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D.4 Entry Queuing Policies

     {8652/0074} [{queuing policy} This clause specifies a mechanism for a user to choose an entry queuing policy. It also defines two one such policies y. Other policies are implementation defined.]
Implementation defined: Implementation-defined queuing policies.


The form of a pragma Queuing_Policy is as follows:
  pragma Queuing_Policy(policy_identifier);

Legality Rules

   The policy_identifier shall be either FIFO_Queuing, Priority_Queuing or an implementation-defined identifier.

Post-Compilation Rules

   {configuration pragma (Queuing_Policy) [partial]} {pragma, configuration (Queuing_Policy) [partial]} A Queuing_Policy pragma is a configuration pragma.

Dynamic Semantics

   {queuing policy} [A queuing policy governs the order in which tasks are queued for entry service, and the order in which different entry queues are considered for service.] The queuing policy is specified by a Queuing_Policy pragma.
Ramification: The queuing policy includes entry queuing order, the choice among open alternatives of a selective_accept, and the choice among queued entry calls of a protected object when more than one entry_barrier condition is True.
   Two queuing policies, FIFO_Queuing and Priority_Queuing, are language defined. If no Queuing_Policy pragma appears in any of the program units comprising the partition, the queuing policy for that partition is FIFO_Queuing. The rules for this policy are specified in 9.5.3 and 9.7.1.
   The Priority_Queuing policy is defined as follows:
Reason: A task is blocked on an entry call if the entry call is simple, conditional, or timed. If the call came from the triggering_statement of an asynchronous_select, or a requeue thereof, then the task is not blocked on that call; such calls do not have their priority updated. Thus, there can exist many queued calls from a given task (caused by many nested ATC's), but a task can be blocked on only one call at a time.
A previous version of Ada 9X required queue reordering in the asynchronous_select case as well. If the call corresponds to a ``synchronous'' entry call, then the task is blocked while queued, and it makes good sense to move it up in the queue if its priority is raised.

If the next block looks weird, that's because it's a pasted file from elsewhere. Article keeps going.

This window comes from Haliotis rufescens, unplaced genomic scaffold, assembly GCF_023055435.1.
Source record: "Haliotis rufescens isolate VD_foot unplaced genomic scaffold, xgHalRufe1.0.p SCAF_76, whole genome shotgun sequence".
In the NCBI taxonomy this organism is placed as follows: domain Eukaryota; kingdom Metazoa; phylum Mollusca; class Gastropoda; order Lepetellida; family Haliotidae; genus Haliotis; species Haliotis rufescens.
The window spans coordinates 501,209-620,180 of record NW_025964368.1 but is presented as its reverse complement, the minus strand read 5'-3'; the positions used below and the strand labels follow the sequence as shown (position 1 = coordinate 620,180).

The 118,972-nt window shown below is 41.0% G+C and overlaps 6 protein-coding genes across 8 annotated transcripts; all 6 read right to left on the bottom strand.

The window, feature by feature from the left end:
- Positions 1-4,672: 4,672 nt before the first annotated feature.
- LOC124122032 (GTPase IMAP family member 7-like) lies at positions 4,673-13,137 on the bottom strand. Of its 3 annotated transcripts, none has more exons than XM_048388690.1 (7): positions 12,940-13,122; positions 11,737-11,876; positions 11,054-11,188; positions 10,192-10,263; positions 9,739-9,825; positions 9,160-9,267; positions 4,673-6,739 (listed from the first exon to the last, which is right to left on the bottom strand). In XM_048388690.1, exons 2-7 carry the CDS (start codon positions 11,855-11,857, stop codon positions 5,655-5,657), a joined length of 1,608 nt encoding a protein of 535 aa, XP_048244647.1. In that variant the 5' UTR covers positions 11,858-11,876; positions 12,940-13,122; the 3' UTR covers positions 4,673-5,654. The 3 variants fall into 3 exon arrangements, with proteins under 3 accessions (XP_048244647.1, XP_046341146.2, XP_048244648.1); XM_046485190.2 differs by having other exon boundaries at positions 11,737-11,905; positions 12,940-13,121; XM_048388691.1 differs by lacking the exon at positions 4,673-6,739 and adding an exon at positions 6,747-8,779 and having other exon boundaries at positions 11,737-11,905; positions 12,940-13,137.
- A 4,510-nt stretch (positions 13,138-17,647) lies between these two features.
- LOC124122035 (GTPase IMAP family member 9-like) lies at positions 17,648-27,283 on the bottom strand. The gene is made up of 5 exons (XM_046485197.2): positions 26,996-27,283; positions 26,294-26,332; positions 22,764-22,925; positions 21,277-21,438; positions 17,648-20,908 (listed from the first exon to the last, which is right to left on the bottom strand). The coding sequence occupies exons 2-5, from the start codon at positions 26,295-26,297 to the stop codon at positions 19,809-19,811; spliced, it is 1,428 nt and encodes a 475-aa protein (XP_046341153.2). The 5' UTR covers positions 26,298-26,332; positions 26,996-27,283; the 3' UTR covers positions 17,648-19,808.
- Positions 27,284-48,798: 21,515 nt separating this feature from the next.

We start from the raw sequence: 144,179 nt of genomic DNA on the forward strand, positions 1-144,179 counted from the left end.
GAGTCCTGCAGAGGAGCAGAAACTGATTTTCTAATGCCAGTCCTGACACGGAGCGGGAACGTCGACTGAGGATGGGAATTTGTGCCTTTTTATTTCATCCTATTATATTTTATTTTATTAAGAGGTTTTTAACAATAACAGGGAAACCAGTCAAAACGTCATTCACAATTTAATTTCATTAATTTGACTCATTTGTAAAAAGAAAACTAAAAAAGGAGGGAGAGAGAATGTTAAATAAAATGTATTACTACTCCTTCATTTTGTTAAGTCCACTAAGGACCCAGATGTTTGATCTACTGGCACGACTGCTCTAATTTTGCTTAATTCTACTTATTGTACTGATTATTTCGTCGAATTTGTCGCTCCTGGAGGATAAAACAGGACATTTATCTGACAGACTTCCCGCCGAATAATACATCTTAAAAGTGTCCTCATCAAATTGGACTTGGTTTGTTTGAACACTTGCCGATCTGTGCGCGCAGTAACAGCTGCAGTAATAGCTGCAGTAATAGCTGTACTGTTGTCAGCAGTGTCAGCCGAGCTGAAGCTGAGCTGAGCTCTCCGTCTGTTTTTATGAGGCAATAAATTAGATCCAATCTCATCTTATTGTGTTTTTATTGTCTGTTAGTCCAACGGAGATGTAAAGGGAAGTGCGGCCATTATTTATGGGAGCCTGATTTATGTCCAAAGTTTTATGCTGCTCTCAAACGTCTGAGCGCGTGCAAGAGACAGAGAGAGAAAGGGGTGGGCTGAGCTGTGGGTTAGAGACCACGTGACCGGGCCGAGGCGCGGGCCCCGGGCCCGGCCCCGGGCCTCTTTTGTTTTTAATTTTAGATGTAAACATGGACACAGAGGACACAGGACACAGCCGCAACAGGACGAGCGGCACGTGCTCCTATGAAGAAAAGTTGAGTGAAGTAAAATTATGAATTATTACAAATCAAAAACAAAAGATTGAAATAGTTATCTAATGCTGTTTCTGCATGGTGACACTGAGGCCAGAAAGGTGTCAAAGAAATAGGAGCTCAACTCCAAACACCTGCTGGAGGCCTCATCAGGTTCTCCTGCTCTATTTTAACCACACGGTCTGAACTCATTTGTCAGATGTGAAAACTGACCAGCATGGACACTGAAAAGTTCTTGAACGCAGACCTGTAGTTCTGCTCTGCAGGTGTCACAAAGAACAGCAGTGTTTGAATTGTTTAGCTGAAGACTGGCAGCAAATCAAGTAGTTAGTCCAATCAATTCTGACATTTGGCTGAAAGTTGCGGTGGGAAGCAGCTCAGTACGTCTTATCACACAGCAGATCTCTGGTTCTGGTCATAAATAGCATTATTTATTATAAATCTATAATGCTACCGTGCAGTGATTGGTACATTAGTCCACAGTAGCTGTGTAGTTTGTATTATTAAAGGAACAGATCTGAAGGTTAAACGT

However, if the entry call is ``asynchronous,'' that is, it is due to an asynchronous_select whose triggering_statement is an entry call, then the task is not waiting for this entry call, so the placement of the entry call on the queue is irrelevant to the rate at which the task proceeds.
Furthermore, when an entry is used for asynchronous_selects, it is almost certain to be a ``broadcast'' entry or have only one caller at a time. For example, if the entry is used to notify tasks of a mode switch, then all tasks on the entry queue would be signaled when the mode changes. Similarly, if it is indicating some interrupting event such as a control-C, all tasks sensitive to the interrupt will want to be informed that the event occurred. Hence, the order on such a queue is essentially irrelevant.
Given the above, it seems an unnecessary semantic and implementation complexity to specify that asynchronous queued calls are moved in response to dynamic priority changes. Furthermore, it is somewhat inconsistent, since the call was originally queued based on the active priority of the task, but dynamic priority changes are changing the base priority of the task, and only indirectly the active priority. We say explicitly that asynchronous queued calls are not affected by normal changes in active priority during the execution of an abortable_part. Saying that, if a change in the base priority affects the active priority, then we do want the calls reordered, would be inconsistent. It would also require the implementation to maintain a readily accessible list of all queued calls which would not otherwise be necessary.
Several rules were removed or simplified when we changed the rules so that calls due to asynchronous_selects are never moved due to intervening changes in active priority, be they due to protected actions, some other priority inheritance, or changes in the base priority.

Implementation Permissions

    Implementations are allowed to define other queuing policies, but need not support more than one such policy per partition.
Discussion: {8652/0116} This rule is really redundant, as 10.1.5 allows an implementation to limit the use of configuration pragmas to an empty environment. In that case, there would be no way to have multiple policies in a partition. In any case, the wording here really ought to be "...more than one queuing policy per partition.", since this part of the rule applies to all queuing policies, not just implementation-defined ones.

Implementation Advice

    The implementation should use names that end with ``_Queuing'' for implementation-defined queuing policies.

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